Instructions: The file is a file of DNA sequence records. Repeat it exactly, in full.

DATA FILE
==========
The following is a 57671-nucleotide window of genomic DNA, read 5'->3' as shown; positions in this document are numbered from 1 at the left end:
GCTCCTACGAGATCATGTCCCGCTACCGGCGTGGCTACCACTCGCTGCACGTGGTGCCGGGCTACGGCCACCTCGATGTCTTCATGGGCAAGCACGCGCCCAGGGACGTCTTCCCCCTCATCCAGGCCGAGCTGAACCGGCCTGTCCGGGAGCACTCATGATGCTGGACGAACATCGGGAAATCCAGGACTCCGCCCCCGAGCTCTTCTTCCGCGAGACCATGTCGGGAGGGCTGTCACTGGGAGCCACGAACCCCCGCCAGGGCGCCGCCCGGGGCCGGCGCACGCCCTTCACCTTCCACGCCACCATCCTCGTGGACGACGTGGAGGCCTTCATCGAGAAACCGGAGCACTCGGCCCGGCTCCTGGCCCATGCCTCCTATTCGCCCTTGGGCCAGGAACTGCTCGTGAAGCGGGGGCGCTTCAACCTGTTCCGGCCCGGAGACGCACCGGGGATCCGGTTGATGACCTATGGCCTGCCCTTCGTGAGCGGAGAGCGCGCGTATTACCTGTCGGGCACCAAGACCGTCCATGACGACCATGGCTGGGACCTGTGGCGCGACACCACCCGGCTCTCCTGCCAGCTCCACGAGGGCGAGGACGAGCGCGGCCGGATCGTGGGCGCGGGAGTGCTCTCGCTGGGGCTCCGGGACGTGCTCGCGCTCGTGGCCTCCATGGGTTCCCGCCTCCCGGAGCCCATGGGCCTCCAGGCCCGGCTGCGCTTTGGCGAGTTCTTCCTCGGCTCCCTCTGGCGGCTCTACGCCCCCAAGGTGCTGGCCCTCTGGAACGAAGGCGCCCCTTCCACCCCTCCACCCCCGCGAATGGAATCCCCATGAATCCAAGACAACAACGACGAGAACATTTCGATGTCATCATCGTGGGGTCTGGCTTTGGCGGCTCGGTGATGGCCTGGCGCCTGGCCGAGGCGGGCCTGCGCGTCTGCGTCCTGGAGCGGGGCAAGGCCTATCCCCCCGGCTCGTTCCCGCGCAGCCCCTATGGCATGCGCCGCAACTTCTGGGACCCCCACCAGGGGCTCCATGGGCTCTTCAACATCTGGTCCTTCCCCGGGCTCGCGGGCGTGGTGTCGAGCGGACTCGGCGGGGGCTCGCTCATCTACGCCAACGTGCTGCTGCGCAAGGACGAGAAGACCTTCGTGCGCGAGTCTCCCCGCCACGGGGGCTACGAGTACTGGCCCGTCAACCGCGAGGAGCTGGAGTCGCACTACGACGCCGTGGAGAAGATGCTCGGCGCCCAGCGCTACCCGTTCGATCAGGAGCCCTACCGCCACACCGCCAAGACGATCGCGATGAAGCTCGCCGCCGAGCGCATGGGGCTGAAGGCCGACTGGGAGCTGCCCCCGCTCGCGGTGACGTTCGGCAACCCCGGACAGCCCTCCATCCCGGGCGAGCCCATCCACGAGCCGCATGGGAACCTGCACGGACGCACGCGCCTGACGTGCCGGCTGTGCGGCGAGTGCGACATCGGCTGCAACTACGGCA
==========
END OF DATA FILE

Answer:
The following is a 57671-nucleotide window of genomic DNA, read 5'->3' as shown; positions in this document are numbered from 1 at the left end:
GCTCCTACGAGATCATGTCCCGCTACCGGCGTGGCTACCACTCGCTGCACGTGGTGCCGGGCTACGGCCACCTCGATGTCTTCATGGGCAAGCACGCGCCCAGGGACGTCTTCCCCCTCATCCAGGCCGAGCTGAACCGGCCTGTCCGGGAGCACTCATGATGCTGGACGAACATCGGGAAATCCAGGACTCCGCCCCCGAGCTCTTCTTCCGCGAGACCATGTCGGGAGGGCTGTCACTGGGAGCCACGAACCCCCGCCAGGGCGCCGCCCGGGGCCGGCGCACGCCCTTCACCTTCCACGCCACCATCCTCGTGGACGACGTGGAGGCCTTCATCGAGAAACCGGAGCACTCGGCCCGGCTCCTGGCCCATGCCTCCTATTCGCCCTTGGGCCAGGAACTGCTCGTGAAGCGGGGGCGCTTCAACCTGTTCCGGCCCGGAGACGCACCGGGGATCCGGTTGATGACCTATGGCCTGCCCTTCGTGAGCGGAGAGCGCGCGTATTACCTGTCGGGCACCAAGACCGTCCATGACGACCATGGCTGGGACCTGTGGCGCGACACCACCCGGCTCTCCTGCCAGCTCCACGAGGGCGAGGACGAGCGCGGCCGGATCGTGGGCGCGGGAGTGCTCTCGCTGGGGCTCCGGGACGTGCTCGCGCTCGTGGCCTCCATGGGTTCCCGCCTCCCGGAGCCCATGGGCCTCCAGGCCCGGCTGCGCTTTGGCGAGTTCTTCCTCGGCTCCCTCTGGCGGCTCTACGCCCCCAAGGTGCTGGCCCTCTGGAACGAAGGCGCCCCTTCCACCCCTCCACCCCCGCGAATGGAATCCCCATGAATCCAAGACAACAACGACGAGAACATTTCGATGTCATCATCGTGGGGTCTGGCTTTGGCGGCTCGGTGATGGCCTGGCGCCTGGCCGAGGCGGGCCTGCGCGTCTGCGTCCTGGAGCGGGGCAAGGCCTATCCCCCCGGCTCGTTCCCGCGCAGCCCCTATGGCATGCGCCGCAACTTCTGGGACCCCCACCAGGGGCTCCATGGGCTCTTCAACATCTGGTCCTTCCCCGGGCTCGCGGGCGTGGTGTCGAGCGGACTCGGCGGGGGCTCGCTCATCTACGCCAACGTGCTGCTGCGCAAGGACGAGAAGACCTTCGTGCGCGAGTCTCCCCGCCACGGGGGCTACGAGTACTGGCCCGTCAACCGCGAGGAGCTGGAGTCGCACTACGACGCCGTGGAGAAGATGCTCGGCGCCCAGCGCTACCCGTTCGATCAGGAGCCCTACCGCCACACCGCCAAGACGATCGCGATGAAGCTCGCCGCCGAGCGCATGGGGCTGAAGGCCGACTGGGAGCTGCCCCCGCTCGCGGTGACGTTCGGCAACCCCGGACAGCCCTCCATCCCGGGCGAGCCCATCCACGAGCCGCATGGGAACCTGCACGGACGCACGCGCCTGACGTGCCGGCTGTGCGGCGAGTGCGACATCGGCTGCAACTACGGCA